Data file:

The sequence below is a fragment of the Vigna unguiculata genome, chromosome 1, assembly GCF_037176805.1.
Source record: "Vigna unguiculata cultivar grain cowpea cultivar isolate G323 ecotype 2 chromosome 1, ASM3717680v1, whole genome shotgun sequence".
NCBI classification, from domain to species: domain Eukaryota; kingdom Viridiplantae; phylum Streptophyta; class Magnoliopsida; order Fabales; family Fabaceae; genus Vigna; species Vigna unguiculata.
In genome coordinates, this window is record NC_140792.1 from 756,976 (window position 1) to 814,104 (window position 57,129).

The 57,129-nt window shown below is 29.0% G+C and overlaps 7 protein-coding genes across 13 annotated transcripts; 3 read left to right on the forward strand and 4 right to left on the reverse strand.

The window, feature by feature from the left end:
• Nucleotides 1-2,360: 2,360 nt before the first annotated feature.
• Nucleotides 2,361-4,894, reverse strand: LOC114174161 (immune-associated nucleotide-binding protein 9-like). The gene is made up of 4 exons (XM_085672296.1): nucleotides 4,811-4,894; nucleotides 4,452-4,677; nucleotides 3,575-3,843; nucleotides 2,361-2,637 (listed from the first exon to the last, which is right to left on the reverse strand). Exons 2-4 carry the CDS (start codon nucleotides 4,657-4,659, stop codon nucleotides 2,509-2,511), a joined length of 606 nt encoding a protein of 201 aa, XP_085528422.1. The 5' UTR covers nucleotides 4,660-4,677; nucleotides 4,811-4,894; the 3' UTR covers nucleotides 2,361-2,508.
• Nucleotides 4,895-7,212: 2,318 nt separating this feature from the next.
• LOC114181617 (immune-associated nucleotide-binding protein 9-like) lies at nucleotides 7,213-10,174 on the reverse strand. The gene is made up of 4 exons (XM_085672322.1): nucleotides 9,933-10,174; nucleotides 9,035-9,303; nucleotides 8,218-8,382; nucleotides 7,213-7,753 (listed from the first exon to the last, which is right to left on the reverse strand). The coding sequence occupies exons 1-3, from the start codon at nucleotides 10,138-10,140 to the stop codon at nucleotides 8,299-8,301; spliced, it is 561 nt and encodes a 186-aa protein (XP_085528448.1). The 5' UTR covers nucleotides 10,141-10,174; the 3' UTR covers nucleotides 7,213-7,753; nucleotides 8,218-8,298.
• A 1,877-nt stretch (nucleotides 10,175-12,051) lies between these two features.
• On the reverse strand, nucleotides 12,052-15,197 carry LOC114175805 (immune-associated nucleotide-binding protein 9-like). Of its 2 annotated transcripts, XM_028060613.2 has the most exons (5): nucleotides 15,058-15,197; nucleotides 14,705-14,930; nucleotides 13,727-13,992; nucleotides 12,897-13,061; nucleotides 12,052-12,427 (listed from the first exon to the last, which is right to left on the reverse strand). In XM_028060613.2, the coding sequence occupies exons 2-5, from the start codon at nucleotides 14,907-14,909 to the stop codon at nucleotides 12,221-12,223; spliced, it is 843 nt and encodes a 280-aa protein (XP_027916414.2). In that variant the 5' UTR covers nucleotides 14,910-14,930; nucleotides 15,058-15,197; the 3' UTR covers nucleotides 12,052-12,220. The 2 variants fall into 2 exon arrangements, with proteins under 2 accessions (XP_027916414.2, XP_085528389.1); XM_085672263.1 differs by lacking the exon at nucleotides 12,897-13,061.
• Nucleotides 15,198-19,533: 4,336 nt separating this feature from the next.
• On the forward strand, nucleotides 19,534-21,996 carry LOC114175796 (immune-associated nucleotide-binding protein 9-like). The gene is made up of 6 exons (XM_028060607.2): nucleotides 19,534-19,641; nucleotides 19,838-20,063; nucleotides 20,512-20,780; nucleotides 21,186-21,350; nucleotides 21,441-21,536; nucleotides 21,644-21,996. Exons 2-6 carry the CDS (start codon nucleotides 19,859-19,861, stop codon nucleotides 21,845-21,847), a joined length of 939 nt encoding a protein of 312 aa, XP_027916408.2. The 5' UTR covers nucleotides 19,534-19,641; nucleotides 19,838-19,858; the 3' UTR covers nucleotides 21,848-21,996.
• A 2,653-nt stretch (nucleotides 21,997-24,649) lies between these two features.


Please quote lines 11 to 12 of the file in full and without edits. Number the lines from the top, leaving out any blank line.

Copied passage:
• A 1,877-nt stretch (nucleotides 10,175-12,051) lies between these two features.
• On the reverse strand, nucleotides 12,052-15,197 carry LOC114175805 (immune-associated nucleotide-binding protein 9-like). Of its 2 annotated transcripts, XM_028060613.2 has the most exons (5): nucleotides 15,058-15,197; nucleotides 14,705-14,930; nucleotides 13,727-13,992; nucleotides 12,897-13,061; nucleotides 12,052-12,427 (listed from the first exon to the last, which is right to left on the reverse strand). In XM_028060613.2, the coding sequence occupies exons 2-5, from the start codon at nucleotides 14,907-14,909 to the stop codon at nucleotides 12,221-12,223; spliced, it is 843 nt and encodes a 280-aa protein (XP_027916414.2). In that variant the 5' UTR covers nucleotides 14,910-14,930; nucleotides 15,058-15,197; the 3' UTR covers nucleotides 12,052-12,220. The 2 variants fall into 2 exon arrangements, with proteins under 2 accessions (XP_027916414.2, XP_085528389.1); XM_085672263.1 differs by lacking the exon at nucleotides 12,897-13,061.